Bentley Little’s The Haunted begins in the ordinary world of suburbia. We meet our hero, Julian Perry, a web developer who works from home, and his wife, Claire, an attorney in private practice. Julian is devoted to his wife and children. He is particularly close to his sensitive twelve year old son, James, a boy who worries that it’s not okay to dislike sports. Julian also dotes on his teenage daughter, Megan, guiding her with the warmth and wisdom of a father saddened to see his child growing up so fast.
Julian’s first goal is straightforward: he wants to move his family to a better neighborhood. The Perry family finds the house on Rainey Street and deems it perfect; big back yard, shade tree in the center of a plush lawn, even a tire swing and sparrows in the tree branches above it. When the existing owners lower their asking price, the family can’t say no. With that decision, the entire family is plunged into darkness. Hey, the book’s not called The Haunted for nothing…
He didn’t like the basement.
James is the first to feel the house’ dark power. In fact, the house found its way into James’ dreams – and his head – before they’d finished moving in. In his nightmare, he strode down the street in his pajamas because he needed to be at the house. Or, to be precise, in its basement. I won’t tell you what’s waiting there, but you don’t want to find it in your basement – ever.
The house’ evil power intensifies as the rest of the family experiences supernatural events. Two facts become clear. The evil in this house is no ordinary ghost and the Perry family has no escape.
Bentley Little has a reputation for writing the same book over and over. A quick look at his titles may indicate that this is true; The Mailman, The Store, The Town, The Academy… But I don’t believe that having a knack for turning the ordinary world into something sinister (or exposing the sinister workings of what may be behind the curtain of the ordinary world) is writing the same book over and over.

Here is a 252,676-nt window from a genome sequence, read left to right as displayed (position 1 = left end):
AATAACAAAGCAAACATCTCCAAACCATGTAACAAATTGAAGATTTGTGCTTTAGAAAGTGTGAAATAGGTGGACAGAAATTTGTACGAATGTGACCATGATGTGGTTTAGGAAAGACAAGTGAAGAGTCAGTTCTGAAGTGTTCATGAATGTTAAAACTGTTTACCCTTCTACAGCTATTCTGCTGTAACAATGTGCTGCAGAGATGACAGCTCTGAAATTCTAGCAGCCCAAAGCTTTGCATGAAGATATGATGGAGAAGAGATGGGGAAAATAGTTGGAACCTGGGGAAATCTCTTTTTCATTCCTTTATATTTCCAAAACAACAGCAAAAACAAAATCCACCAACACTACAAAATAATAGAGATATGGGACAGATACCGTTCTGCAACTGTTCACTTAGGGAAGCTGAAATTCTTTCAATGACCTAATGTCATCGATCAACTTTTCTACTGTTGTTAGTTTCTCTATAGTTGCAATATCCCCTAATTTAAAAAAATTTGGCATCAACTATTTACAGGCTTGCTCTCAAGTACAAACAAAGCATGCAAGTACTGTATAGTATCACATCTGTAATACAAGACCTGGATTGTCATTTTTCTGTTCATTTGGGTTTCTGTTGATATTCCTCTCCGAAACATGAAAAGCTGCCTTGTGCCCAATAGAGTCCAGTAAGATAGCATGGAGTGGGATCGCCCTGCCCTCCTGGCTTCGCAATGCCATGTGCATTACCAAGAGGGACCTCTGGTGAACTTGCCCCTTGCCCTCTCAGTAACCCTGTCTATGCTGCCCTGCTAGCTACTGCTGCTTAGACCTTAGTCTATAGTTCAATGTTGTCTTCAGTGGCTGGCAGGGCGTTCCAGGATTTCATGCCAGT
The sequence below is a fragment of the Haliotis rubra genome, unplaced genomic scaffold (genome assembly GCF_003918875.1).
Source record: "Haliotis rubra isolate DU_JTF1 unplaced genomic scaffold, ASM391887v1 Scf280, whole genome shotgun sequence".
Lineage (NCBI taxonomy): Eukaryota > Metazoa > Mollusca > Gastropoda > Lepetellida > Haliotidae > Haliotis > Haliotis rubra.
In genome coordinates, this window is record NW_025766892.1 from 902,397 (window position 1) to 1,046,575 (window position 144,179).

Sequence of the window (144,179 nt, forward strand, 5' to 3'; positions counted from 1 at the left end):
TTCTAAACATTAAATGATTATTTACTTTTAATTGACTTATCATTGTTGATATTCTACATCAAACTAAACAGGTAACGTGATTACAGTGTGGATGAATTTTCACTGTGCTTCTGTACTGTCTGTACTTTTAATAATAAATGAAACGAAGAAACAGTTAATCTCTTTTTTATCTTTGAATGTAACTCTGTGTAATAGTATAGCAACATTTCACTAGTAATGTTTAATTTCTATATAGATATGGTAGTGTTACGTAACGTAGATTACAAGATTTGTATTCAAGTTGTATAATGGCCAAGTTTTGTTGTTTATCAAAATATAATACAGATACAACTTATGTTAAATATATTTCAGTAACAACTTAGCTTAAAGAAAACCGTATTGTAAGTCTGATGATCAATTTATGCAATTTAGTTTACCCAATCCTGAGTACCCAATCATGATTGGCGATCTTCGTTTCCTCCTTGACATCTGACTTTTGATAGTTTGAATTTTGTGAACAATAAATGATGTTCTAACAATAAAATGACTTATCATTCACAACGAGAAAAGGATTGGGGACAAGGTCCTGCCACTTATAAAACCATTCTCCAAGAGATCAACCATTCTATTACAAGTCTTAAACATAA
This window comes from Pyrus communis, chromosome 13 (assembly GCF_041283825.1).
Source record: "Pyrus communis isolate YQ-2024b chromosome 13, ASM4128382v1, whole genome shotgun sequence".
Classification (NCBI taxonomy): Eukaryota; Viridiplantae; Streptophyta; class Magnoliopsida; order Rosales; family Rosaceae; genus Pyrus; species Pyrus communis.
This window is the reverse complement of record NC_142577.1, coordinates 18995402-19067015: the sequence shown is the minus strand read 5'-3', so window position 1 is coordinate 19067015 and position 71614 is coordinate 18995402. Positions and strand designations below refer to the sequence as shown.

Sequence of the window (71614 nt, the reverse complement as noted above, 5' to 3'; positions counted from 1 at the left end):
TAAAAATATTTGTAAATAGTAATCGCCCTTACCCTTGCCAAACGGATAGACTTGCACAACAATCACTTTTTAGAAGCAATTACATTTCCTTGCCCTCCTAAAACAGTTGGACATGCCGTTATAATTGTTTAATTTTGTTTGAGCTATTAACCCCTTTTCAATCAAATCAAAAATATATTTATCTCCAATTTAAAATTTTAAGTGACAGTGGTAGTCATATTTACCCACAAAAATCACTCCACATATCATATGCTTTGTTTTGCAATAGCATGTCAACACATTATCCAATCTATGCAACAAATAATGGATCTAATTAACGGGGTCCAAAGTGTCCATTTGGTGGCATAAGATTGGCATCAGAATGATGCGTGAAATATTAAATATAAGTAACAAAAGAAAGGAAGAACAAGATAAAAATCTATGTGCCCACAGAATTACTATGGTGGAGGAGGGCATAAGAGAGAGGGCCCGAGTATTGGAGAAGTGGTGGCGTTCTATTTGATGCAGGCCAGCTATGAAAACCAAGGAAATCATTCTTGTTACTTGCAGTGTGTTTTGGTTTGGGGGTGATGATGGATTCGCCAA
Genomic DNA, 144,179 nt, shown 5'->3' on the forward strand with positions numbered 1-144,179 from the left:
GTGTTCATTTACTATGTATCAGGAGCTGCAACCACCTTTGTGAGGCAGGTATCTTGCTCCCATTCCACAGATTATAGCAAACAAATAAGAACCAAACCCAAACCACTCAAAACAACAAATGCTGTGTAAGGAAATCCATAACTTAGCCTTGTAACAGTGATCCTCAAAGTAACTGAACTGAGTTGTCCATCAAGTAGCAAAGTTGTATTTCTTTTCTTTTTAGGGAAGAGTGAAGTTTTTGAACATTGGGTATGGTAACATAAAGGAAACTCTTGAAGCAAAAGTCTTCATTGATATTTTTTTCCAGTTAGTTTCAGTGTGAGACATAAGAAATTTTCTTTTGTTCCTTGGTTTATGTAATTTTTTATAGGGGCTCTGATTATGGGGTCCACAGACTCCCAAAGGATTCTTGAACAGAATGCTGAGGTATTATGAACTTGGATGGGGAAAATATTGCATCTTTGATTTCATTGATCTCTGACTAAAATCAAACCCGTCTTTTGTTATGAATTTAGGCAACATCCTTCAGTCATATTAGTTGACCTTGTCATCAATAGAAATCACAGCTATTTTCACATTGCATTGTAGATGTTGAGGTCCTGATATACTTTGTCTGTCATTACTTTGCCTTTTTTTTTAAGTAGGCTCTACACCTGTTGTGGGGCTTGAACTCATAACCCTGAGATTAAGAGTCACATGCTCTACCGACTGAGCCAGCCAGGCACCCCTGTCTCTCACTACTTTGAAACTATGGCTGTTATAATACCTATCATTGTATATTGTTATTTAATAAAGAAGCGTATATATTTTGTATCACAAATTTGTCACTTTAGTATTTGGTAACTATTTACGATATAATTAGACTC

Furthermore, The Haunted relies on an emotional connection to the characters, especially the father-son relationship. Mr. Little creates the kind of emphatic panic that a reader can only feel after investing in a character’s survival. For that reason alone, we can ignore the perception (or dismiss it altogether) that Bentley Little writes the same book repeatedly.
While establishing the stakes of this story, we learn that Julian has a deep motivation for building unbreakable bonds with his children. The wound he carries can never fully heal. This fact makes the stakes all the more gut wrenching and the pending resolution all the more tragic. For that alone, this horror novel deserves to be on your reading list.
Stephen King’s immense talent exists within building a creeping dread that eats at readers like a hungry cancer. King rarely goes for the gross out. Bentley Little, on the other hand, is quite adept at utilizing shock and the grotesque in his work; and he does not shy away from doing so. That said, the scenes in the basement that demonstrate the house’ sickening power may turn some readers off. I’m no prude, but the actions in that sequence gave me a moment of head-scratching pause. Likewise, the house’ ability to manipulate James and Megan may be too much to bear.
Finally, the ending might break your heart. Of course, the best horror stories often do; and I kind of like that in a book. You’ve been warned.
Thanks for reading,
Other Notes: The Haunted is not on the list of the Scariest Horror Novels of All Time, (my quest to read or re-read the 100 most frightening books ever written). Should one that’s currently in queue fall off, however, The Haunted is a contender for placement. The Haunted and Bentley Little’s backlist is available on Amazon (and in fine used book stores everywhere). A previously read (sounds so much nicer than used, doesn’t it?) hardcover edition is six bucks. Enjoy.